Let's think of a river that meets a lake. The strength of the current supports all that it can carry, and it carries it downstream. The lake receives, and as it does, it grows sprawling in all directions. Life thrives in the new channels and energy ebbs through. Pigment and ink swirl around in water and sink into paper.
While I control the color and the water to an extent, the color and the water can do a great amount without me. When I take a step back for a moment, I almost cannot see my hand in it; however, the decisions I've made throughout the process retain a presence in the image.
I see myself as the river, and everything else at work are the lake, which is the physics and chemistry of the reactions between the materials: the paper, the water, the pigment, the ink.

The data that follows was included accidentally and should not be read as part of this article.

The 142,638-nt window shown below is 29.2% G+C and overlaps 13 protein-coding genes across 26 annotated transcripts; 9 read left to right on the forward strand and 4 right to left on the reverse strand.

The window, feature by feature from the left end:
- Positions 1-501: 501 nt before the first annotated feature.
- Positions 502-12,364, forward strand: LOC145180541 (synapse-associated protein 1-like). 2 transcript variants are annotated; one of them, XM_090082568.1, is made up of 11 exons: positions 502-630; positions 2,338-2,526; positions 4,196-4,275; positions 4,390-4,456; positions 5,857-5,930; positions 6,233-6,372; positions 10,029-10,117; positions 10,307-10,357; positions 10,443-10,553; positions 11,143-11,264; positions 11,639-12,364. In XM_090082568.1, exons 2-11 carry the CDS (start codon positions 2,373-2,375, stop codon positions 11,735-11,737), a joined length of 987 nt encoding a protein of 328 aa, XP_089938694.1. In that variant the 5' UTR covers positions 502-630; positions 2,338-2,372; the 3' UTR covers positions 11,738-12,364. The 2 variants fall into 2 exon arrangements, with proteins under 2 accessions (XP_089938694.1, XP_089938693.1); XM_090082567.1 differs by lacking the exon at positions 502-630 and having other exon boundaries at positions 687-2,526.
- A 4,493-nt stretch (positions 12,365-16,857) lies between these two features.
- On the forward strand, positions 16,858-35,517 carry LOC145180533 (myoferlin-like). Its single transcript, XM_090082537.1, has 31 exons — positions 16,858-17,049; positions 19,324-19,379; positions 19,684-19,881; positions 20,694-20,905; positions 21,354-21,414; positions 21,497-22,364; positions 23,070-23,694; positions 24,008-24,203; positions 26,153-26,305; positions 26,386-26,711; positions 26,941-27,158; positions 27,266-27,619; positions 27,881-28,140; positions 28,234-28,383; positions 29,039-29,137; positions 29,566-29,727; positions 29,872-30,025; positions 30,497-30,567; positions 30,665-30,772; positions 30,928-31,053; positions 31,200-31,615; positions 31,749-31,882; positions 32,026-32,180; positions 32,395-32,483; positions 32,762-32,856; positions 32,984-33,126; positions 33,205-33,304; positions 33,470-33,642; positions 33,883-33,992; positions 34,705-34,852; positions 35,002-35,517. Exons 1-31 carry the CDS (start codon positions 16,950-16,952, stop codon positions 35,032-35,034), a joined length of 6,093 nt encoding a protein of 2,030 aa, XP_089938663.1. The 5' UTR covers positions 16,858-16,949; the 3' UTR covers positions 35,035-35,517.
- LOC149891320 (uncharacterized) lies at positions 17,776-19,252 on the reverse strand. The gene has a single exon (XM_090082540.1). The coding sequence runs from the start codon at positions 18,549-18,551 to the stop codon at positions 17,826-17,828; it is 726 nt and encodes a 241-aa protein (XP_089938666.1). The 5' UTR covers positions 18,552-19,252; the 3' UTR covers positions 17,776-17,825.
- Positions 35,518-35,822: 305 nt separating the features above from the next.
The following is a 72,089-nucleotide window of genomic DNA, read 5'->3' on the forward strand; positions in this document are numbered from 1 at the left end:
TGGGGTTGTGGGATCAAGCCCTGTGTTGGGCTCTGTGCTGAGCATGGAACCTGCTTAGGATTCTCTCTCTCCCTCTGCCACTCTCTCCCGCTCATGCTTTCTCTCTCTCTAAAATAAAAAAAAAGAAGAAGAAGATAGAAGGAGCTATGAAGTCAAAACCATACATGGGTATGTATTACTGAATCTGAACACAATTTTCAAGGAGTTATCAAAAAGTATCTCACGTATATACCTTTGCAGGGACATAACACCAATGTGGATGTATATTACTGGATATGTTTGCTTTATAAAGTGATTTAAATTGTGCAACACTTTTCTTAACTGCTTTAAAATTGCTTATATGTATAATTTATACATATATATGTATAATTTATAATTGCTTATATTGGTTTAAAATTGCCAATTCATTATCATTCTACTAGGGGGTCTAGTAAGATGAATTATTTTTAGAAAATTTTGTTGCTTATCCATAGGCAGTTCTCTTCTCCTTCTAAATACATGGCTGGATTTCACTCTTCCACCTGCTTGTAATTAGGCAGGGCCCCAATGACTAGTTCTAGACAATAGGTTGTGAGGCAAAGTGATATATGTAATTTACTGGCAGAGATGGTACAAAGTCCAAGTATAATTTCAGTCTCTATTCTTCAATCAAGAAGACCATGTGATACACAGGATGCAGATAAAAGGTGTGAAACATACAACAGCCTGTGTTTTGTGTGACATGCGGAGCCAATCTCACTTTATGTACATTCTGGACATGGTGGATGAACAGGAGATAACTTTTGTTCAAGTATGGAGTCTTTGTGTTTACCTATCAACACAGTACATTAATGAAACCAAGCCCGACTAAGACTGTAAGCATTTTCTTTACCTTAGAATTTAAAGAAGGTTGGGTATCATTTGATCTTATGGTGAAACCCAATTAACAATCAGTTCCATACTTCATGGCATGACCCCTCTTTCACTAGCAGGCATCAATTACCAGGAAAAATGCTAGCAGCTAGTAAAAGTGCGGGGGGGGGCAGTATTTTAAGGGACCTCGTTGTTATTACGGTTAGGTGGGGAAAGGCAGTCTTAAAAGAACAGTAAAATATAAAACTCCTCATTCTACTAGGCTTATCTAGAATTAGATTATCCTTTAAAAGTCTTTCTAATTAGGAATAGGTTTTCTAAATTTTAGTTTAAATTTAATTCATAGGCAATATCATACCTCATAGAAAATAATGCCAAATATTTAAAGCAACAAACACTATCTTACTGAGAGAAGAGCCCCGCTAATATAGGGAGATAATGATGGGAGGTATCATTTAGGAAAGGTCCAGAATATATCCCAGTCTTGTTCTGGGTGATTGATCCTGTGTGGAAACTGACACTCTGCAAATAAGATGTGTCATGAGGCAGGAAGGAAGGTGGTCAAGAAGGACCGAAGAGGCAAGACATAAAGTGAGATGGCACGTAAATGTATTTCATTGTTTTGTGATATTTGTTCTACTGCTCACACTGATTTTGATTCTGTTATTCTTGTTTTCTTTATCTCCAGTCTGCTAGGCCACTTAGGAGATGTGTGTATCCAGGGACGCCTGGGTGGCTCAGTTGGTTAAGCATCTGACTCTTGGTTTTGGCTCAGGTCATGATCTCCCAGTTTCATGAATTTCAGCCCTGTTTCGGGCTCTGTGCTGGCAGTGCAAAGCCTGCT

And then I let it sleep, to seep in and soak into the paper. The water dries. The paper warps. What is left is a quiet space recording a history of movement, as well as space in which nothing happened: the negative space, which allows an important balance of weight in the pieces.
The ideas I enjoy exploring through physical and visual translation exist already in the world, such as modernism and minimalism. I like to view my approach similar to a rewrite of a good story. For example, if the “story” is the indexical quality of paint drips, I am creating it again my way.